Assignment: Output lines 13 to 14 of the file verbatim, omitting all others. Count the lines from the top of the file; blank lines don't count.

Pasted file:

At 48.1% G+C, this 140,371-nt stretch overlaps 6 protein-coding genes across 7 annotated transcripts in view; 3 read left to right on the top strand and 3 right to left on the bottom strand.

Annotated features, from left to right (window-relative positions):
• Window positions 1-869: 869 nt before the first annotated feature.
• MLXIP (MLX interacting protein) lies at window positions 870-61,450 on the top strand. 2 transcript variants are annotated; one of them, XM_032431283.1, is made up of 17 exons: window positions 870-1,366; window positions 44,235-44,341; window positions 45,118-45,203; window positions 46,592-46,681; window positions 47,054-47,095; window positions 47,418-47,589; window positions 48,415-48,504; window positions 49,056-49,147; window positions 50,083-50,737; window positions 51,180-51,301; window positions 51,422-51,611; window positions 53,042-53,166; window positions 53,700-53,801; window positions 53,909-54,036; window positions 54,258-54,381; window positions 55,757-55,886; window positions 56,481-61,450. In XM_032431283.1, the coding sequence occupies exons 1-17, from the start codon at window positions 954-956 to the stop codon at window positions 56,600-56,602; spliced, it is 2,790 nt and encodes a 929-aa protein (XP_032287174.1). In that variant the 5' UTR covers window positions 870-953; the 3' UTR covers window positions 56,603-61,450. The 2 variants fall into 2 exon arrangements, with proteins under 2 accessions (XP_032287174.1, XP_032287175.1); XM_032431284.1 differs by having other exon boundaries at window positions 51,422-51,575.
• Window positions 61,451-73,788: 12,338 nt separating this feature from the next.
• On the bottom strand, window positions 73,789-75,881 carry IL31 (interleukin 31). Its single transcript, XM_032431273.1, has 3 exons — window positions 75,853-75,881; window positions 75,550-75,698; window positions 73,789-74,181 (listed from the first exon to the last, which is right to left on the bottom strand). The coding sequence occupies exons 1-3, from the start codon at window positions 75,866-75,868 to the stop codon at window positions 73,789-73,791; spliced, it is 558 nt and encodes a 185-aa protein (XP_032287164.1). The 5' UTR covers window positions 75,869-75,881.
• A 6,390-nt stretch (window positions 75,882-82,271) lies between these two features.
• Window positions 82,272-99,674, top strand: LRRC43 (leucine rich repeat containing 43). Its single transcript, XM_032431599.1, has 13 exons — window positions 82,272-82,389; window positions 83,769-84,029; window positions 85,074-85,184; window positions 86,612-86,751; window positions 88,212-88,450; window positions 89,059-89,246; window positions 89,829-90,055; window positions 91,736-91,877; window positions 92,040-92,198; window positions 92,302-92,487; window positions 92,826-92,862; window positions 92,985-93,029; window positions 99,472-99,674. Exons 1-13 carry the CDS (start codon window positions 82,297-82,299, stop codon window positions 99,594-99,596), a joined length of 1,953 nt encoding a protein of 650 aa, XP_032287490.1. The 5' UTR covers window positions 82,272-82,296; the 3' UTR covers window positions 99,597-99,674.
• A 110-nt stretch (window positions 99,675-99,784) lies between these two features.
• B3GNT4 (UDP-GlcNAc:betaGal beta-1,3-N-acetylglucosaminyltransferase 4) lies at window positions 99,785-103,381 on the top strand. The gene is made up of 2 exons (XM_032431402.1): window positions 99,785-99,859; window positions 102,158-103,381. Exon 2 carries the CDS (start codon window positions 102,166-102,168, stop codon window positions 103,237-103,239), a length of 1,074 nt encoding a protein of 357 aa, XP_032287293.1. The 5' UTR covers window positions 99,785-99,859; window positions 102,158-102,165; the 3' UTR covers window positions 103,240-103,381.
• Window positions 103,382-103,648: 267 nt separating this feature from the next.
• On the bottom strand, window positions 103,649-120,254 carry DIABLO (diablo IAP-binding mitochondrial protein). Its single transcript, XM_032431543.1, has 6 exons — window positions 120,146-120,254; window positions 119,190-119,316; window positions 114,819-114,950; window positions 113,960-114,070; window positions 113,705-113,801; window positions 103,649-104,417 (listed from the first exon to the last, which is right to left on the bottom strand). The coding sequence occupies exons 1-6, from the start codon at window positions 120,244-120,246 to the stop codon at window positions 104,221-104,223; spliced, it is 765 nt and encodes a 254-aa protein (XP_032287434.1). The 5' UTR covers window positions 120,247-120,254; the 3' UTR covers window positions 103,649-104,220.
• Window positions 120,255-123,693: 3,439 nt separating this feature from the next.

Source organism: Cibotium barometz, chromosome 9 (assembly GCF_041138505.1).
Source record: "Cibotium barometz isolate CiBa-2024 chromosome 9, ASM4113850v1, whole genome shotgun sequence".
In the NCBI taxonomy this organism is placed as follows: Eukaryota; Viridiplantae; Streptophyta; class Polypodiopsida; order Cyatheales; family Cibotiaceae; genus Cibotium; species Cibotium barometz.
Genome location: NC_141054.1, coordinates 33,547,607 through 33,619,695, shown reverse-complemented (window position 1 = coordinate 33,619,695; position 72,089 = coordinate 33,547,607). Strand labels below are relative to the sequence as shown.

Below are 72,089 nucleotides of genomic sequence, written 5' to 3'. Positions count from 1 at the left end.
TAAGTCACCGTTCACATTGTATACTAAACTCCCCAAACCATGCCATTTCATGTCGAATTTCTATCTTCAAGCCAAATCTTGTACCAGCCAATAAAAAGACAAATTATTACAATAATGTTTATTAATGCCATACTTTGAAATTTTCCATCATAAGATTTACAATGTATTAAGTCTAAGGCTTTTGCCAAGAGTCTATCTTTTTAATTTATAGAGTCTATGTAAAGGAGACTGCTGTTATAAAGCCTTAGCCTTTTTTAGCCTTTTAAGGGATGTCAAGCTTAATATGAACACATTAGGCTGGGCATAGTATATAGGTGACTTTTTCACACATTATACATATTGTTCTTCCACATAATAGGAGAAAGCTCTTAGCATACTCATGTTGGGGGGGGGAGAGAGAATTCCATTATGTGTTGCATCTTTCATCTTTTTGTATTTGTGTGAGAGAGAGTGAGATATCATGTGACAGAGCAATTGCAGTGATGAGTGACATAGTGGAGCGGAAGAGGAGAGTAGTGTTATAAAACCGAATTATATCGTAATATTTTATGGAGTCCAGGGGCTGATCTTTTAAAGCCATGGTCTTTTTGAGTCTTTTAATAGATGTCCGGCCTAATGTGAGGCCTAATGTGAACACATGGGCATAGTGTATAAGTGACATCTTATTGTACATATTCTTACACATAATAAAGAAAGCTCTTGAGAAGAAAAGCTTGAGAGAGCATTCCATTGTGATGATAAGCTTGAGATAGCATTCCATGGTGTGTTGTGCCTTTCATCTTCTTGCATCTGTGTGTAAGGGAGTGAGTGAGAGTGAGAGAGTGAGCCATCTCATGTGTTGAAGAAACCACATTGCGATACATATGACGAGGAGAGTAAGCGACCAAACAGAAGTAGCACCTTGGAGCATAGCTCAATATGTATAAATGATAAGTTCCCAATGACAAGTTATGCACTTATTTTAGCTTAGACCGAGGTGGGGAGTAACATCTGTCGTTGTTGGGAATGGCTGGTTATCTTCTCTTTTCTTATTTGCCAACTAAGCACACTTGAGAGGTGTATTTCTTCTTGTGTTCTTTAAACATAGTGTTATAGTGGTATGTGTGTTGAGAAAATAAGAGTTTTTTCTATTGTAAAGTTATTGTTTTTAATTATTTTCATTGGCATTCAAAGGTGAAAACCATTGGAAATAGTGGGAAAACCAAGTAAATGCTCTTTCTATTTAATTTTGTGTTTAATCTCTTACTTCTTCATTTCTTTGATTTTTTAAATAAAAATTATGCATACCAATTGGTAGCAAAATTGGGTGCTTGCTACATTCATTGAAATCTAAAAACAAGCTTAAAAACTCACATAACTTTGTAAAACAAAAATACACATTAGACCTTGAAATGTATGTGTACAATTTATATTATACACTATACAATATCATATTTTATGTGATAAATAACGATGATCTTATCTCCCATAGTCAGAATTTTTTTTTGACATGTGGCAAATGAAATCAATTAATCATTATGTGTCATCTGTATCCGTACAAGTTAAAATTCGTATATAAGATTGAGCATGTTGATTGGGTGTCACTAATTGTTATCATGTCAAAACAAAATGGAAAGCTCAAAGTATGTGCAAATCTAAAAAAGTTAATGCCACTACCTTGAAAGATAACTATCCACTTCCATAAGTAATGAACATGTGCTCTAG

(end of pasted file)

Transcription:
• Window positions 120,255-123,693: 3,439 nt separating this feature from the next.

Source organism: Cibotium barometz, chromosome 9 (assembly GCF_041138505.1).